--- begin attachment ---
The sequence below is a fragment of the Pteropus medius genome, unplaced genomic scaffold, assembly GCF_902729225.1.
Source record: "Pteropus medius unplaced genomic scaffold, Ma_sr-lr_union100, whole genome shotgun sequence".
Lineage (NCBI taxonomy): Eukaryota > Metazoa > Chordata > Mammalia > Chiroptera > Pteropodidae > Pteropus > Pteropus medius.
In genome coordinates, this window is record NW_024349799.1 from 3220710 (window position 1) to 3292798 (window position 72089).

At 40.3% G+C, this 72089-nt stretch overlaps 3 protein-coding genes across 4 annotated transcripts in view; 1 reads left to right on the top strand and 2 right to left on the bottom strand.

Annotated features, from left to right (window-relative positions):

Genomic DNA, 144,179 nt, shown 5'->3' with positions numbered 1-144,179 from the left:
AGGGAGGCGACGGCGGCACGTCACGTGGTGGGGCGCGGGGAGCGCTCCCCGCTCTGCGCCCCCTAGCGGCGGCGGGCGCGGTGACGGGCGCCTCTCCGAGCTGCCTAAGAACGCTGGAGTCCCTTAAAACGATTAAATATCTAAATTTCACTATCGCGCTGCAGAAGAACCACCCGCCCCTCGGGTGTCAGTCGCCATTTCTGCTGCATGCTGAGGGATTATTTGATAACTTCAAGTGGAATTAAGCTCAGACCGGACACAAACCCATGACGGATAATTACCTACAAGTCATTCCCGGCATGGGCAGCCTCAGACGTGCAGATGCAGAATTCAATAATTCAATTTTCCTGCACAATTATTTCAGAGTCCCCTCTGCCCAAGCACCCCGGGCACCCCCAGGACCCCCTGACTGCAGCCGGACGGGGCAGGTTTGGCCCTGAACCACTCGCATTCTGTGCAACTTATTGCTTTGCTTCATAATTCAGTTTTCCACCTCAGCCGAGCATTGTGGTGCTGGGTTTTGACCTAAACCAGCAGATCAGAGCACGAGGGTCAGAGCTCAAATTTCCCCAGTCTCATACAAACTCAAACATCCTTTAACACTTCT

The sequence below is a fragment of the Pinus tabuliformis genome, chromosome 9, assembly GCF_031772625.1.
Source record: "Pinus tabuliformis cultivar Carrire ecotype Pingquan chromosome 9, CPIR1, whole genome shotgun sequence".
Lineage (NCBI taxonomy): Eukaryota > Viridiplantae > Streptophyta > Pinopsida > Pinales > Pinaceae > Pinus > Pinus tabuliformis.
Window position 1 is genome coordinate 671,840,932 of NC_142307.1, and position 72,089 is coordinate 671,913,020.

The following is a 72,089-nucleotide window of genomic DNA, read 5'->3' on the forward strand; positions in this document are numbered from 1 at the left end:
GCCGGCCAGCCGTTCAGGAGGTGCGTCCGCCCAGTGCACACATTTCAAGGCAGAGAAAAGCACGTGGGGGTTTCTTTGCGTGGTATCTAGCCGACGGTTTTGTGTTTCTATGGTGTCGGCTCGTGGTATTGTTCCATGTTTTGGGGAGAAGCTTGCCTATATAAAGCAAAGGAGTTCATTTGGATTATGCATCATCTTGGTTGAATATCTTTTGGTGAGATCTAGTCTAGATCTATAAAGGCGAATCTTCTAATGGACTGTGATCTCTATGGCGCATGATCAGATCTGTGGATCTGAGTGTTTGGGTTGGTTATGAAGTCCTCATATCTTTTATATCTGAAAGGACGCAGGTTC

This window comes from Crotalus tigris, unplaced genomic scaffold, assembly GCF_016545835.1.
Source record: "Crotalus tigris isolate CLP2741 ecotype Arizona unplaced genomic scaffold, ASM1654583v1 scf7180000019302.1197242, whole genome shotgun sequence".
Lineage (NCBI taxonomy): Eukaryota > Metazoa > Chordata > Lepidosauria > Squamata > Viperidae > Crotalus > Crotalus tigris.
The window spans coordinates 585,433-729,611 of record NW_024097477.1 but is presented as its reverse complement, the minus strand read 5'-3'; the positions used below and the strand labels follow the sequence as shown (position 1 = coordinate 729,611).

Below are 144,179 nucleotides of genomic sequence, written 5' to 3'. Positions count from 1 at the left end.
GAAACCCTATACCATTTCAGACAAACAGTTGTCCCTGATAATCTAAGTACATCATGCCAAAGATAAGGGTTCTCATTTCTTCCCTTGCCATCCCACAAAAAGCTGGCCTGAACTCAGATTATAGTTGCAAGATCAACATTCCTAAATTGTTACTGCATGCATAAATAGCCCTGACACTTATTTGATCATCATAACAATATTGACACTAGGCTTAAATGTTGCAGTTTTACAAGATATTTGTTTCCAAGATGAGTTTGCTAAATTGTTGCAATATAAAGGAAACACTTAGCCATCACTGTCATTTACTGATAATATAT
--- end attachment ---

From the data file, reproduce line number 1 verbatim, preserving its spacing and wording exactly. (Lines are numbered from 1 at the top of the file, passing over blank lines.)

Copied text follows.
The sequence below is a fragment of the Pteropus medius genome, unplaced genomic scaffold, assembly GCF_902729225.1.